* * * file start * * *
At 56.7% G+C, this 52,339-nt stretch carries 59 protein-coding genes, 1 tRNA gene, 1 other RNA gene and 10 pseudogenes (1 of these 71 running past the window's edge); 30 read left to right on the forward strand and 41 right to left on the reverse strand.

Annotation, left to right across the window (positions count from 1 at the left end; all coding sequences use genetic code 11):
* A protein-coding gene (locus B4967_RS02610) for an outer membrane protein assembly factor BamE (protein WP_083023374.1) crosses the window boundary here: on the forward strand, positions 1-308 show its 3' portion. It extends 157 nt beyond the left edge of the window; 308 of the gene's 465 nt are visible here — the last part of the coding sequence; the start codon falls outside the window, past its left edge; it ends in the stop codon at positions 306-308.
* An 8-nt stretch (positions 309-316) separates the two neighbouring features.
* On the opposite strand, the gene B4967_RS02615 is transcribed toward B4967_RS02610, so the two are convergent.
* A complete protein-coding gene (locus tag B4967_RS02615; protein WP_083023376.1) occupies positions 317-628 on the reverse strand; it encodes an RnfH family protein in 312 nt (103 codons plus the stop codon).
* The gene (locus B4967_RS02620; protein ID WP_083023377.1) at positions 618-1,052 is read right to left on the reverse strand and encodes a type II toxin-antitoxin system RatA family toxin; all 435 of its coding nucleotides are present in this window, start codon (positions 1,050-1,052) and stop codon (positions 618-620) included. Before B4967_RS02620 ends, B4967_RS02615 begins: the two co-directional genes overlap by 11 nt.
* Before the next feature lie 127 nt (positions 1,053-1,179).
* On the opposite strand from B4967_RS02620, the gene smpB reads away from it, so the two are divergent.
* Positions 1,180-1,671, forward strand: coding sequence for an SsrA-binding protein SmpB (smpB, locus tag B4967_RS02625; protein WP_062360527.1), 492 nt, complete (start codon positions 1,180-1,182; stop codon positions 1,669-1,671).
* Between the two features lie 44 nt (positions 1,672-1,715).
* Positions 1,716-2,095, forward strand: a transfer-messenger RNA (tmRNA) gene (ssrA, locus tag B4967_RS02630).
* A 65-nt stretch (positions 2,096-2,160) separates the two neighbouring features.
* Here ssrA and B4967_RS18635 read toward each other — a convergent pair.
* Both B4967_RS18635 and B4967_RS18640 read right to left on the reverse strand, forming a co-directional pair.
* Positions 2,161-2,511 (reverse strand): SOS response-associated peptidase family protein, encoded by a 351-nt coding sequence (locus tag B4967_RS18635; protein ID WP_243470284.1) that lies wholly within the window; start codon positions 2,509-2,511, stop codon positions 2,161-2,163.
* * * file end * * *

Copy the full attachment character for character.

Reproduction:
At 56.7% G+C, this 52,339-nt stretch carries 59 protein-coding genes, 1 tRNA gene, 1 other RNA gene and 10 pseudogenes (1 of these 71 running past the window's edge); 30 read left to right on the forward strand and 41 right to left on the reverse strand.

Annotation, left to right across the window (positions count from 1 at the left end; all coding sequences use genetic code 11):
* A protein-coding gene (locus B4967_RS02610) for an outer membrane protein assembly factor BamE (protein WP_083023374.1) crosses the window boundary here: on the forward strand, positions 1-308 show its 3' portion. It extends 157 nt beyond the left edge of the window; 308 of the gene's 465 nt are visible here — the last part of the coding sequence; the start codon falls outside the window, past its left edge; it ends in the stop codon at positions 306-308.
* An 8-nt stretch (positions 309-316) separates the two neighbouring features.
* On the opposite strand, the gene B4967_RS02615 is transcribed toward B4967_RS02610, so the two are convergent.
* A complete protein-coding gene (locus tag B4967_RS02615; protein WP_083023376.1) occupies positions 317-628 on the reverse strand; it encodes an RnfH family protein in 312 nt (103 codons plus the stop codon).
* The gene (locus B4967_RS02620; protein ID WP_083023377.1) at positions 618-1,052 is read right to left on the reverse strand and encodes a type II toxin-antitoxin system RatA family toxin; all 435 of its coding nucleotides are present in this window, start codon (positions 1,050-1,052) and stop codon (positions 618-620) included. Before B4967_RS02620 ends, B4967_RS02615 begins: the two co-directional genes overlap by 11 nt.
* Before the next feature lie 127 nt (positions 1,053-1,179).
* On the opposite strand from B4967_RS02620, the gene smpB reads away from it, so the two are divergent.
* Positions 1,180-1,671, forward strand: coding sequence for an SsrA-binding protein SmpB (smpB, locus tag B4967_RS02625; protein WP_062360527.1), 492 nt, complete (start codon positions 1,180-1,182; stop codon positions 1,669-1,671).
* Between the two features lie 44 nt (positions 1,672-1,715).
* Positions 1,716-2,095, forward strand: a transfer-messenger RNA (tmRNA) gene (ssrA, locus tag B4967_RS02630).
* A 65-nt stretch (positions 2,096-2,160) separates the two neighbouring features.
* Here ssrA and B4967_RS18635 read toward each other — a convergent pair.
* Both B4967_RS18635 and B4967_RS18640 read right to left on the reverse strand, forming a co-directional pair.
* Positions 2,161-2,511 (reverse strand): SOS response-associated peptidase family protein, encoded by a 351-nt coding sequence (locus tag B4967_RS18635; protein ID WP_243470284.1) that lies wholly within the window; start codon positions 2,509-2,511, stop codon positions 2,161-2,163.